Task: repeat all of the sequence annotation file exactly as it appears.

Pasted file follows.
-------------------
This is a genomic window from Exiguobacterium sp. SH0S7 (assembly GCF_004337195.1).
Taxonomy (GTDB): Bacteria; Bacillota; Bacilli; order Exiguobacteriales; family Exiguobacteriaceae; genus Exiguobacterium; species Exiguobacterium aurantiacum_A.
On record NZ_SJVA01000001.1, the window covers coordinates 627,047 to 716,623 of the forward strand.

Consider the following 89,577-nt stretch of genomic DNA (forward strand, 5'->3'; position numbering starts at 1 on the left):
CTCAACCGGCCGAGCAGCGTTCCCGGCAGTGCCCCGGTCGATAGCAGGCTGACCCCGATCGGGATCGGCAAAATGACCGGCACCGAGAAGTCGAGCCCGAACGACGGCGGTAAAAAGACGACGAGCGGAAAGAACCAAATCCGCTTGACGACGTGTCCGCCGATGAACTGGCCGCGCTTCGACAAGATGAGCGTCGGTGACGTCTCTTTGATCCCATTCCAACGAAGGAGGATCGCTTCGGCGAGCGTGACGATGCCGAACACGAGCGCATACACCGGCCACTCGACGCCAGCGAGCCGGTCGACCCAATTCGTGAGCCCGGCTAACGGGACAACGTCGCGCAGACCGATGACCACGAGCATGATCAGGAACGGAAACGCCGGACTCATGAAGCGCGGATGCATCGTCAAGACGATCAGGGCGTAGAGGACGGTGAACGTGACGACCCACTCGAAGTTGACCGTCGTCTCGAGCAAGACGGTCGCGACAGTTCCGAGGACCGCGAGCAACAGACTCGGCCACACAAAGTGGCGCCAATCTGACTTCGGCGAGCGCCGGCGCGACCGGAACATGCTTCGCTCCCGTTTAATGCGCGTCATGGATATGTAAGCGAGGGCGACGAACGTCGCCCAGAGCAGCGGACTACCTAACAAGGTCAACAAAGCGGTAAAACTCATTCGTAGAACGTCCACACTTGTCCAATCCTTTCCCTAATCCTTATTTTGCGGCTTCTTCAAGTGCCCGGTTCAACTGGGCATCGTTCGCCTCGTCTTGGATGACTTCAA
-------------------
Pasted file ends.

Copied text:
This is a genomic window from Exiguobacterium sp. SH0S7 (assembly GCF_004337195.1).
Taxonomy (GTDB): Bacteria; Bacillota; Bacilli; order Exiguobacteriales; family Exiguobacteriaceae; genus Exiguobacterium; species Exiguobacterium aurantiacum_A.
On record NZ_SJVA01000001.1, the window covers coordinates 627,047 to 716,623 of the forward strand.

Consider the following 89,577-nt stretch of genomic DNA (forward strand, 5'->3'; position numbering starts at 1 on the left):
CTCAACCGGCCGAGCAGCGTTCCCGGCAGTGCCCCGGTCGATAGCAGGCTGACCCCGATCGGGATCGGCAAAATGACCGGCACCGAGAAGTCGAGCCCGAACGACGGCGGTAAAAAGACGACGAGCGGAAAGAACCAAATCCGCTTGACGACGTGTCCGCCGATGAACTGGCCGCGCTTCGACAAGATGAGCGTCGGTGACGTCTCTTTGATCCCATTCCAACGAAGGAGGATCGCTTCGGCGAGCGTGACGATGCCGAACACGAGCGCATACACCGGCCACTCGACGCCAGCGAGCCGGTCGACCCAATTCGTGAGCCCGGCTAACGGGACAACGTCGCGCAGACCGATGACCACGAGCATGATCAGGAACGGAAACGCCGGACTCATGAAGCGCGGATGCATCGTCAAGACGATCAGGGCGTAGAGGACGGTGAACGTGACGACCCACTCGAAGTTGACCGTCGTCTCGAGCAAGACGGTCGCGACAGTTCCGAGGACCGCGAGCAACAGACTCGGCCACACAAAGTGGCGCCAATCTGACTTCGGCGAGCGCCGGCGCGACCGGAACATGCTTCGCTCCCGTTTAATGCGCGTCATGGATATGTAAGCGAGGGCGACGAACGTCGCCCAGAGCAGCGGACTACCTAACAAGGTCAACAAAGCGGTAAAACTCATTCGTAGAACGTCCACACTTGTCCAATCCTTTCCCTAATCCTTATTTTGCGGCTTCTTCAAGTGCCCGGTTCAACTGGGCATCGTTCGCCTCGTCTTGGATGACTTCAA